From the Chicago Reader (April 15, 1988). — J.R.
Directed by Alain Resnais
Written by Henry Bernstein
With André Dussollier, Sabine Azema, Pierre Arditi,
and Fanny Ardant
The exquisite art of MÉLO, like the art of Alain Resnais in general, bears a certain resemblance to sculpture: it needs to be seen from several different vantage points if one is to fully appreciate its shapeliness and the powerful multiplicity of its meanings. The following selection of vantage points can’t pretend to be exhaustive; at best, it presents only a few starting points for sounding the bottomless depths of this deceptively simple movie. The first six points are provided by the film’s title and the names listed in the heading above. The last four — theater, mise en scène, symmetry, and mystery — offer more general and abstract perspectives.
The title is an abbreviation for mélodrame or melodrama, which derive from the Greek word melos, music, and the French word drame, drama. What do we usually mean by melodrama? “Sensational dramatic piece with violent appeals to emotions” and “extravagantly theatrical play in which action and plot predominate over characterization” are two relevant dictionary definitions, among others. The earlier meaning is drama with music.… Read more »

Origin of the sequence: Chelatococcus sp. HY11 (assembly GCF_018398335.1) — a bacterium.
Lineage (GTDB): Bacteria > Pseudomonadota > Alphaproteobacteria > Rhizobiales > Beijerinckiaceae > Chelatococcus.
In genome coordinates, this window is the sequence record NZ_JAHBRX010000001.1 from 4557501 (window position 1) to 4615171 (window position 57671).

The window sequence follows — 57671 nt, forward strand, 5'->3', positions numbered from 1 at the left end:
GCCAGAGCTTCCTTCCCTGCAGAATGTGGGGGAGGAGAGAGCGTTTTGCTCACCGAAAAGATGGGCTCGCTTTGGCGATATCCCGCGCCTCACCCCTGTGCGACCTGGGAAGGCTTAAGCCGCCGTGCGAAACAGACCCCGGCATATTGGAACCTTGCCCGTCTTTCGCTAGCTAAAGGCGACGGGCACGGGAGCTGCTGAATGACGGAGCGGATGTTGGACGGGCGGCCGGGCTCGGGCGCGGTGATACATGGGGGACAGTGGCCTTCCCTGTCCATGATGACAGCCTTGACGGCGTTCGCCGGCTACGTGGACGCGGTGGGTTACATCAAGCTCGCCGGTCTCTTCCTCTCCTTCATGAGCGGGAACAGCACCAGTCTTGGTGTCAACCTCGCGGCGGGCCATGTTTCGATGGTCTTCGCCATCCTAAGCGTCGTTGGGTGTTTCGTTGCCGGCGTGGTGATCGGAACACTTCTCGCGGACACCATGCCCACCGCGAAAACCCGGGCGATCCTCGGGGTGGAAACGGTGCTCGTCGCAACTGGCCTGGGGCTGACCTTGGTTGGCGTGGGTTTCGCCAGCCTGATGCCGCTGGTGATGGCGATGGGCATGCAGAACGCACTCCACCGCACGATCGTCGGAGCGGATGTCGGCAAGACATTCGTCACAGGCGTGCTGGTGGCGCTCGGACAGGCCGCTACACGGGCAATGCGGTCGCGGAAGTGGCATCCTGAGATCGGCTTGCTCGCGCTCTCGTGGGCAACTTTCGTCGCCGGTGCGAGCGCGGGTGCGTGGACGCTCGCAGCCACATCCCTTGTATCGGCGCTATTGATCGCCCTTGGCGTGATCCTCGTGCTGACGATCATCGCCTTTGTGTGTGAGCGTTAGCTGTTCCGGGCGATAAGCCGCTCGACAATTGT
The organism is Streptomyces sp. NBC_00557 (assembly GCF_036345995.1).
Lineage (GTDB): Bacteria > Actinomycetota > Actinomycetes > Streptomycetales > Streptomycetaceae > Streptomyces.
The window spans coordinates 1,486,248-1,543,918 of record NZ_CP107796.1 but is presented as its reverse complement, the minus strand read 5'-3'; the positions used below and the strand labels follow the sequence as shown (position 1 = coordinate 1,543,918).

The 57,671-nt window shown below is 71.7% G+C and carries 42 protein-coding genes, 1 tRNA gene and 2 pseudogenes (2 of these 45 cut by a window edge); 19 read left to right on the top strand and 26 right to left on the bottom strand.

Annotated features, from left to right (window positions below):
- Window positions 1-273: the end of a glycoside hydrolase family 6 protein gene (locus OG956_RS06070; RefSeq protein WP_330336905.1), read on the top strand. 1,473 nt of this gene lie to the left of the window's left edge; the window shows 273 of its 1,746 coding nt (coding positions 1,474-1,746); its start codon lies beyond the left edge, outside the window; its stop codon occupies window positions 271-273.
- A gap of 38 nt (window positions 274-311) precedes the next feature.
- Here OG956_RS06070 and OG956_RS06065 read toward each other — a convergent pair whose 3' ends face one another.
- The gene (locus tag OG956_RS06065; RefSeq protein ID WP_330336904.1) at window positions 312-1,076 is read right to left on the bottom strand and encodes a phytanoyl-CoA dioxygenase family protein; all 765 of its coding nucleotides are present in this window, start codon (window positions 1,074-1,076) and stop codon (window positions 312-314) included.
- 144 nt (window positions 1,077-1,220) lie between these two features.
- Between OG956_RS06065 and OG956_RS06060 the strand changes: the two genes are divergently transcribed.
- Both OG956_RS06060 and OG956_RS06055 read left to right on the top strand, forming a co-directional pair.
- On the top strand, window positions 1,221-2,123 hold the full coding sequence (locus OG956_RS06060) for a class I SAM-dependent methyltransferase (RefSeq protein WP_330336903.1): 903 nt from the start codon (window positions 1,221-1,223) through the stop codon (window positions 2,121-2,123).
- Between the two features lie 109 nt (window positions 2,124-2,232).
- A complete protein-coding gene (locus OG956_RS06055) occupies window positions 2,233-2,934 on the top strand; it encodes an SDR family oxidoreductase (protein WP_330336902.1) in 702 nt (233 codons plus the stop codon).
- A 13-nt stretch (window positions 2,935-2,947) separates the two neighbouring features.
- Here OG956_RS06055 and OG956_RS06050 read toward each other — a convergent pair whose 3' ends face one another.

From the Chicago Reader (June 23, 1995). — J.R.
It’s amazing what an Oscar can do. Clint Eastwood’s career as a filmmaker was viewed by many as a cranky, uneven enterprise until he was anointed by the academy for Unforgiven. Now it’s clear that in many quarters he can do no wrong, even though A Perfect World and The Bridges of Madison County show no particular improvement in his work. (For starters, both films are longer than they need to be.) His skill in realizing and giving shape to the scripts of others is sometimes praised so highly it’s as if people thought the movie had emerged full-blown from his Zeus-like head. Whatever the achievements of The Bridges of Madison County (and they aren’t to be sneezed at), there’s a strong temptation to credit Eastwood with resuscitating the star system, the Hollywood tearjerker, and classical mise en scene (as I’ve done in my own capsule review). Yet at best he’s performing yeoman service on a so-so adaptation of a lousy novel, plunking his customary persona in the middle of it as if that were all it needed to achieve greatness.
Let’s face it, the danger of the star system is that it’s predicated to some degree on a blind worship of power; we’re encouraged to rationalize imperfections, slide over contradictions, and go with the oceanic flow.… Read more »